Post-Pandemic Dress Codes
Ascetic Athleisure, Extravagant Couture, or Curated Classic Tailoring?
As we look forward to emerging from over a year of forced hibernation, the fashion conscious and the fashion averse alike speculate about what we will wear once we get out and about. As one would expect in our troubled and polarized nation, two opposing camps have emerged, which I will style as the ascetics and the aesthetes.
The ascetics maintain that a year of virtuous isolation and productive remote work on Zoom will cure us, once and for all, of our vanity and our unhealthy addiction to wasteful and frivolous fashion. Society will embrace the simple virtues of practical, comfortable, functional clothing. We’ll stick to what we wore when no one other than our families, our roommates and our God could see us. We will never again tolerate cumbersome clothing, burdened with needless adornments. Dress codes will become a thing of the past. Tailors, dressmakers and fashion designers will go out of business, forced to turn to hardy honest labor plowing fields, whitewashing fences, driving for Door Dash or designing video games. In the end days, we will all wear some version of sweatpants, t-shirts or pajamas.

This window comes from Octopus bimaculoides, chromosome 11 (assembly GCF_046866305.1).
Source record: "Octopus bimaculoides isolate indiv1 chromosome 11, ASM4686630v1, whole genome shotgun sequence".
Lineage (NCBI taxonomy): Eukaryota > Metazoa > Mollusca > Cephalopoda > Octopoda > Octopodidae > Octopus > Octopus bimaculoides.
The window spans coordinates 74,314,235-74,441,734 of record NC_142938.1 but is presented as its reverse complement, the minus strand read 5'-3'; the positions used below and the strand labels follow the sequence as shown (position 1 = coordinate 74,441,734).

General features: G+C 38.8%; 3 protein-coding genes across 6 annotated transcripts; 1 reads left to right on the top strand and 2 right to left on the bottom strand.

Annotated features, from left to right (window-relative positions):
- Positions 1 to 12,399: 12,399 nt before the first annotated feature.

The aesthetes, by contrast, insist that twelve long months of social quarantine will leave us more anxious than ever before to see and be seen. Wearing our innermost fantasies and aspirations on our sleeves, we will be drawn to flamboyant, glamorous and decadent new fashions, a glorious sartorial excess the likes of which has not been seen since the court of Louis Quatorze. We will plunder history’s wardrobe for the most sumptuous and extravagant examples of conspicuous luxury and sensuous indulgence. Fashion designers will work overtime to outfit us for orgies of beauty, celebrations of bodily pleasure and earthlyvice. The dress code will be liberal but demanding: nothing verboten, nothing sacred but for the sake of all that’s bright and beautiful, take risks, put yourself out there, make an effort! Powdered wigs, Renaissance era doublets studded with precious gems, zoot suits, flapper fringe dresses, thigh boots, stiletto heels, animal prints, Spandex and lycra, Dapper Dan jackets covered with Mercedes symbols and interlocking Gucci “Gs” — all this and much more beckons us in what promises to be this…